The citizens of both Ukraine and Russia are victims to powers above them. It is healthy to feel angry and upset about the war, particularly when there is so little that we as individuals can do to help. So long as your anger does not become generalised hatred, do not be afraid to acknowledge the negative feelings you have. You don’t need to pretend that everything is ok. Embrace your feelings. Just remember to “be kind to one another, tenderhearted, forgiving one another, as God in Christ has forgiven you” (Ephesians 4:32).  

If you’ve been struggling, here is a link to SCM’s Resources for Prayer and Reflection that may be able to bring you some comfort during this uncertain time.  

Through many dark hour

I been thinkin' about this

That Jesus Christ

Was betrayed by a kiss

But I can’t think for ya'

You’ll have to decide

Whether Judas Iscariot

Had God on his side?

It is this single verse that inspired Tim Rice to write the rock opera Jesus Christ Superstar (3), which is written largely from the point of view of Judas. Nonetheless, the nature of determinism (the belief that all events are pre-written by an external force, i.e., God) has long been a conversation within theology. In 1845, John Calvin, a theologian not known for his sympathetic nature, stressed that Christians must “ascribe to Judas the praise of our redemption” (4). As we discussed briefly in our Easter blog, it is Judas who we should acknowledge for laying out the foundations of Christ’s execution and, thereby, our salvation.  

But, surly, we cannot praise Judas merely because what he did happened to bring about good? It is for this reason that the side on which God stands becomes a vital part of our understanding and forgiveness of Judas Iscariot.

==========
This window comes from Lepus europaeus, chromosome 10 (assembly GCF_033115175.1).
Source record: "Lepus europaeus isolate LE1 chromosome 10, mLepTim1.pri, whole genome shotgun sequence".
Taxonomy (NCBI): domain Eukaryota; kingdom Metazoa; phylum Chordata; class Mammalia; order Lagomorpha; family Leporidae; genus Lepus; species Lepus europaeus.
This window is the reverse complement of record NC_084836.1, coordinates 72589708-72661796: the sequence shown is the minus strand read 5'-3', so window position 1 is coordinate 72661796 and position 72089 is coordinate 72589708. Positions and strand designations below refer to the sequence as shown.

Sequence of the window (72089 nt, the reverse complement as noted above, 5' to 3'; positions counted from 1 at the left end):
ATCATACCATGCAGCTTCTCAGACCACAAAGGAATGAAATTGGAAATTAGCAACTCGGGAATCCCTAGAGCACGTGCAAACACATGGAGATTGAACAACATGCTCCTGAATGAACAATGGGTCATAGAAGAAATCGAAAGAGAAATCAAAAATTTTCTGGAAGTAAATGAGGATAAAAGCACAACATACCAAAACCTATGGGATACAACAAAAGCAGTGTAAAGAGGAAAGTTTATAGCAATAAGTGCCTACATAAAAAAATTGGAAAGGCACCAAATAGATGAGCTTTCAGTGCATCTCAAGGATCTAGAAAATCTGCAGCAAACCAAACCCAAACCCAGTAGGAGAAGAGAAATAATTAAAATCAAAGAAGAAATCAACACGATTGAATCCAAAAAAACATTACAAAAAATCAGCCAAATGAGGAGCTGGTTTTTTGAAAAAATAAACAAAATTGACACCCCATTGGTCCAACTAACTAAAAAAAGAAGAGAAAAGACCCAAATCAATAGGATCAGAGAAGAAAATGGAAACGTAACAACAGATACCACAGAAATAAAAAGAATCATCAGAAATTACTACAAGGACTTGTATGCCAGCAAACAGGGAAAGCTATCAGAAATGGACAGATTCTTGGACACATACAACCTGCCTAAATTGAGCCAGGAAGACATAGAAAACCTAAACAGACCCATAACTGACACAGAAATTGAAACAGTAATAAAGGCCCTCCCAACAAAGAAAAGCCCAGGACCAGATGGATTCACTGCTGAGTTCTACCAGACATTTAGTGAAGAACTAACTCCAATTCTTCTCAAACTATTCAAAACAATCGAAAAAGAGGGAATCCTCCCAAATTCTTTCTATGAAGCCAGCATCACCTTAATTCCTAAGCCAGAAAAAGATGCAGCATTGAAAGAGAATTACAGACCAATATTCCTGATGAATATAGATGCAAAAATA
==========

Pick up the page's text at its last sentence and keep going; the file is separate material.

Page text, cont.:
Written 700 years before the death of Jesus Christ, Isaiah 52-53 predicts the coming of the Messiah “who upon him was the punishment that made us whole” (53:5). This is crucial because it shows that the execution and resurrection of a “despised and rejected… man of suffering” (53:3) was prophesied. “Who could have imagined his future?” other than the God who predestined it to occur (53:8). Meaning, born to die on the tree a traitor, Judas was a necessary unimpeachable part of human salvation whose fate was likely foreordained alongside the death of Christ.  

In walking the path to salvation we must step in the blood of the executed, whether it is the blood of one or two people is up to you. Jesus was “struck down by God” who held the hand of Judas as He did so (53:4). That is not to say that what Judas did was right, however, it is to be aware of how naïve of us it would be to assume that his bloody crime was unforgivable. Judas “repented” before his death (Matthew 27:3). Perhaps, that action was fated in order to save him too. 

Dylan ends this lengthy song on a poignant and conclusive note. Despite his uncertainty in determining who’s side God resides, if any, he closes this contemplation stating that “if God’s on our side He’ll stop the next war”.  

What do you think?  


Cited Resources:

Gilbert, M. (2008). The First World War: A Complete History. London: United Kingdom: Phoenix. Page xv.

Gates, D. (1997). ‘Dylan Revisited’, Newsweek. Available at: Dylan Revisited ( (Accessed: Tuesday 19th April 2022)

Winston, K. (2018). ‘The stormy, surprising history of ‘Jesus Christ Superstar’’, AP News. Available at: The stormy, surprising history of ‘Jesus Christ Superstar’ | AP News (Accessed 11th April 2022).  

Calvin, J. and Beveridge, H. (translation). (1845). Institutes of the Christian Religion. Volume one. Edinburgh: The Edinburgh Printing Company.